I don’t normally review Bollywood movies , but For Shah Rukh Khan there is always an exception……….There are a lot of cars in Dilwale.For anyone who knows this film is directed by Rohit Shetty, this won’t come as a big surprise. What is disconcerting though is the way this car fetish threatens to overpower the rest of the movie, undermining the actual story and almost drawing the viewers’ attention away from the main protagonists. I say almost because such a feat would be impossible, actors like Shah Rukh Khan and Kajol have such a strong screen presence nothing short of a hurricane in the movie theater could possibly take our focus from them. The screen lights up with their presence, they give depth and meaning to the flimsiest script and never fail to command the audience’s attention. Kajol in particular is luminous and Shah Rukh proves that he still knows how to hold the audience in the palm of his hand.
Raj and Meera belong to rival crime families, and their tragic relationship of love and revenge becomes the main obstacle to the love affair that their respective younger siblings Ishita and Veer inadvertently strike up. This is Bollywood after all not Cinema verite, so such coincidences are expected from the first frame. In fact the entire film wallows in indulgent clichés and nostalgic references to Khan’s most successful films. We are shown Raj and Meera’s story in flashback and here is where the edge of intrigue holds the audience’s attention. From the first dream sequence where the Raj sees himself shot to the sudden twist of betrayal and then the slow unravelling of the secrets which keep him and Meera apart for fifteen years.
Kirti Sanon as Ishita cuts a mostly decorative figure but Varun Dhawan’s perfect underplaying of the’ not the sharpest tool in the box’ younger brother Veer is one of the highlights of the movie. Varun has the kind of charm Govinda was once famous for: the ability to play the kind of mischievous ingénue that can reduce the fiercest, most bloodthirsty killer/international gold smuggler to “Tiger bhaiya”. There is also plenty of humour provided by Jonny lever as “Money Bhai” and Pankaj Mishra as Oscar Bhai but Boman Irani falls short in both the comedy and villainy departments.
While the Shah Rukh –Kajol Jodi does its magic the rest of the film falls short because of a weak script, a lot of unnecessary action sequences and a dire lack of editing. What made Rohit Shetty’s previous outing with Shah Rukh a lot smoother to watch was the fast paced action, shorter scenes and a script someone had actually worked on. Like a lot of Bollywood movies these days some of the running gags and much of the main character’s dialogues are passable but there is a lack of continuity with the main story that makes it all seem ad hoc at times. After watching the brilliant Jawani Phir Nahi Aani , perhaps Bollywood would do well to outsource a few script writing jobs to the likes of Vasey Chaudhry who knows how to keep an audience enthralled. The songs in Dilwale are perhaps the biggest disappointment. Though the song “Gerua “is catchy and melody to stay with you after leaving the cinema hall, the way it and the other songs have been picturized has quite rightly been mocked as backdrops from windows 9, suffering from a complete lack of originality or imagination. With the kind of talented cast most directors would literally kill for and an awe inspiring budget combined with every facility known to modern film making one wonders why Rohit Shetty couldn’t make something better. The title Dilwale was an obvious ploy to pull in audiences still in love with the Raj and Simran from Dilwale Dulhaniya Ley Jaygay. However, just as It would be a mistake to look for a Picasso in a junk yard or order a steak in a vegetarian restaurant, if anyone expected a DDLJ sequel they should wait for Aditya Chopra to direct it. Rohit Shetty is not known for making films with subtlety, depth or emotional nuance, but what he can make seems to please enough people to keep the cash registers ringing. For all its faults, Dilwale is pulling in the crowds because it’s a great way to pass a few hours, especially if you are a diehard Shah Rukh –Kajol fan. It manages to provide a lot of family friendly fun and lots of entertainment, but it could have been so much more.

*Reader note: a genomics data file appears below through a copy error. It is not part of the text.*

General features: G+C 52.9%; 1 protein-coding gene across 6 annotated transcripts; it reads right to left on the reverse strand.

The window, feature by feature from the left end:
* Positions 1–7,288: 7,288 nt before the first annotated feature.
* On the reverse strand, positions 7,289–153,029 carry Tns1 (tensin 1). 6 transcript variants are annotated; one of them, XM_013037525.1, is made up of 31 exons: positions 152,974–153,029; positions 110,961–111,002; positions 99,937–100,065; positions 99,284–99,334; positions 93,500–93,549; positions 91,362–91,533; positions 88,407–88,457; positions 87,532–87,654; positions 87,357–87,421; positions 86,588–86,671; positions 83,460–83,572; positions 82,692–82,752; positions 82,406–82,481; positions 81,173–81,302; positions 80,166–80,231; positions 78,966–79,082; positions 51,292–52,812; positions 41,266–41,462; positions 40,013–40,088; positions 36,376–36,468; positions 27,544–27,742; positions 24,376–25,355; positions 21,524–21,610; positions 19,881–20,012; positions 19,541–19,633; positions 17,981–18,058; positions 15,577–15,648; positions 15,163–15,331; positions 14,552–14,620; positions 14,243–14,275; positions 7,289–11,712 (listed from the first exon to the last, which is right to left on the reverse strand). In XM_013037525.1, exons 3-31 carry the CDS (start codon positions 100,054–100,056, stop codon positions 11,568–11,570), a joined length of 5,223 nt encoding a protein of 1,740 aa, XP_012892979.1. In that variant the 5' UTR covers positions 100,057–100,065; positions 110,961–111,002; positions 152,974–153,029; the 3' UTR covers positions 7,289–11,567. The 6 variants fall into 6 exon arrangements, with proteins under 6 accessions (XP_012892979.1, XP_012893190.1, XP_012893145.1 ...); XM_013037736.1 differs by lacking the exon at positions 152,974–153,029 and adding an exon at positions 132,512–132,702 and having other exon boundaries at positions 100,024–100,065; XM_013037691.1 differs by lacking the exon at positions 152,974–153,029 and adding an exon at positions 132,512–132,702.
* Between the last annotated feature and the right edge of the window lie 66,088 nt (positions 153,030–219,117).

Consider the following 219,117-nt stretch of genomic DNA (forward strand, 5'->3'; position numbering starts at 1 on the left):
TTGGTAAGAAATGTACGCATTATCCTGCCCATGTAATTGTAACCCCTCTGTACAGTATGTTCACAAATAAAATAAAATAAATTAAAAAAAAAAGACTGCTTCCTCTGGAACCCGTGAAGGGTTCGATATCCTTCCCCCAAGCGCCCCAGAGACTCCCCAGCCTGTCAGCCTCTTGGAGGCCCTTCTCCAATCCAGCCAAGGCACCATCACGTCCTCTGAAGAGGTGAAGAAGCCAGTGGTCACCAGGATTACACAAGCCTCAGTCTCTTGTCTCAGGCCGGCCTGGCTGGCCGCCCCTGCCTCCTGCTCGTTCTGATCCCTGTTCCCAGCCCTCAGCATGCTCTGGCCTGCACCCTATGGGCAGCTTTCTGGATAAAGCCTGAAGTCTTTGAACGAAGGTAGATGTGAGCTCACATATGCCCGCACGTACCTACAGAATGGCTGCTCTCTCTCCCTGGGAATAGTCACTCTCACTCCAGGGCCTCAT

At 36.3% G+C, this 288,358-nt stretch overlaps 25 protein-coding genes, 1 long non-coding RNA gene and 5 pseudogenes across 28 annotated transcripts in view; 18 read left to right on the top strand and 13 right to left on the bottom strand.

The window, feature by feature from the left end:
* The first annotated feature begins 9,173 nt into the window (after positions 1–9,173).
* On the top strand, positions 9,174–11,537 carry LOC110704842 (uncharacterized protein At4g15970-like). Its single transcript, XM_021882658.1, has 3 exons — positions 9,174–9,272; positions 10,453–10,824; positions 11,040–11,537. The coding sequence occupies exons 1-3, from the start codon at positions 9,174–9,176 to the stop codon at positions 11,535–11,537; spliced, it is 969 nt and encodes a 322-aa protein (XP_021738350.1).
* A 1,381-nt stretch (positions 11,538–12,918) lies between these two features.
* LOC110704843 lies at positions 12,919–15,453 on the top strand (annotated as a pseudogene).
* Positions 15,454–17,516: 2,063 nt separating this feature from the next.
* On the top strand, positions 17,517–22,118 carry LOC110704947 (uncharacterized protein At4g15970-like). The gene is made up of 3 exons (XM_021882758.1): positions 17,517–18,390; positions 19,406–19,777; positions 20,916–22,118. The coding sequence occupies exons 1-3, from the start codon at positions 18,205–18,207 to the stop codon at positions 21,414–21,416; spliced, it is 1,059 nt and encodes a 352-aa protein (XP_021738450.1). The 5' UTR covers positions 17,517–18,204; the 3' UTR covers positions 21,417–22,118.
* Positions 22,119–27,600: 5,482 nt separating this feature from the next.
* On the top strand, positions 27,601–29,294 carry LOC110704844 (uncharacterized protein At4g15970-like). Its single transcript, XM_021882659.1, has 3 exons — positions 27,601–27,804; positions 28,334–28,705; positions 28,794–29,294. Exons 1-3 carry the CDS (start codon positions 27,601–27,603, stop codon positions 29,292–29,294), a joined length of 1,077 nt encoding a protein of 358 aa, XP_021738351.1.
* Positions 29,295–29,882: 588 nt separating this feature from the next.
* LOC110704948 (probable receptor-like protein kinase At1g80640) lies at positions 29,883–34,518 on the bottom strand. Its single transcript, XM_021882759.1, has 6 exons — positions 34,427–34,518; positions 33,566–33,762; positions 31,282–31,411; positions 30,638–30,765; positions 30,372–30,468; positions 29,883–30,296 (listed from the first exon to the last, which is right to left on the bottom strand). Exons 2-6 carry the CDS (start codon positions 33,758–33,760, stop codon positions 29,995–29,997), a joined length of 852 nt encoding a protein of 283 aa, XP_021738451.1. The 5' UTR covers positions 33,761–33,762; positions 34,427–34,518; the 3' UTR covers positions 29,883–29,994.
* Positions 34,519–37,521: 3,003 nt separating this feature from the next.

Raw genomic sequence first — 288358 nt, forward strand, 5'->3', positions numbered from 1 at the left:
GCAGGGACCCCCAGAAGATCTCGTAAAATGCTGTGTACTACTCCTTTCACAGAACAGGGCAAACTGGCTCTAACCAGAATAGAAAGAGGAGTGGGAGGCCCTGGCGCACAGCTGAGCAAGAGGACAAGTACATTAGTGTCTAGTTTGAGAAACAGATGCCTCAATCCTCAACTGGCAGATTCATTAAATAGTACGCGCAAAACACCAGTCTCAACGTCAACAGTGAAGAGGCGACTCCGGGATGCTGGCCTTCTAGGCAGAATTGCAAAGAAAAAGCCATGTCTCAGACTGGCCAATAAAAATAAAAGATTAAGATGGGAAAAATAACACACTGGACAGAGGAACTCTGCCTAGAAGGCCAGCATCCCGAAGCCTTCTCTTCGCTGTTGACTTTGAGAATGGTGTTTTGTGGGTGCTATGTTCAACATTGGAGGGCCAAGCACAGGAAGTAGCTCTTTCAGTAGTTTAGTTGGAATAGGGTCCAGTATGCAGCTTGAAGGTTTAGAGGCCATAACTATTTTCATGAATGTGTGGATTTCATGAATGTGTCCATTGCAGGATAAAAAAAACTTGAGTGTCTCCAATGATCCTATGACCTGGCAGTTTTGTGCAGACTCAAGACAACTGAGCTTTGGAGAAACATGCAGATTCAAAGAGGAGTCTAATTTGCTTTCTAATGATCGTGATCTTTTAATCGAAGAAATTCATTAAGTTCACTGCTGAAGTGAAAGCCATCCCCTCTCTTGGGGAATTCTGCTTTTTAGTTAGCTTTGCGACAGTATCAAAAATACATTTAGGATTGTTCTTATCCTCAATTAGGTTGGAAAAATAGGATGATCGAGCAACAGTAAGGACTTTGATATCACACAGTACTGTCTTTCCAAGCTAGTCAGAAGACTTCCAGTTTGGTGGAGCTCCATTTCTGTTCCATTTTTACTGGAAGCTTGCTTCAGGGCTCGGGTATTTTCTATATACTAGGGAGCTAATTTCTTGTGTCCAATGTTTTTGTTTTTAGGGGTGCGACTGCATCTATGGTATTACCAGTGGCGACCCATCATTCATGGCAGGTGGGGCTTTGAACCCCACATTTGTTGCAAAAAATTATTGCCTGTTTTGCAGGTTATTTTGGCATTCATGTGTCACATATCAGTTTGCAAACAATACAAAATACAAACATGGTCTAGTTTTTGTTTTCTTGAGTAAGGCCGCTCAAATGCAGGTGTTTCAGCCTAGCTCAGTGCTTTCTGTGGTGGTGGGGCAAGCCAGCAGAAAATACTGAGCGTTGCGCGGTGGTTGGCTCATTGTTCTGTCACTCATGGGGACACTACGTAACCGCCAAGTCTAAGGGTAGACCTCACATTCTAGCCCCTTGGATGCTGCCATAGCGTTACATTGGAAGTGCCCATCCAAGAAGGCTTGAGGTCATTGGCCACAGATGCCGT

And a special note on Shahrukh Khan: SRK fans are always a little disappointed these days because we want to recreate a magic our favourite star is just not interested in making again. While cinema goers don’t have any particularly high expectations of, let’s say, Salman Khan, whose unique presence is usually deemed enough for his fans, Shahrukh is handicapped by his own talent. People just expect more from one of the most talented actors in Bollywood.
This review first appeared in Dawn Images.com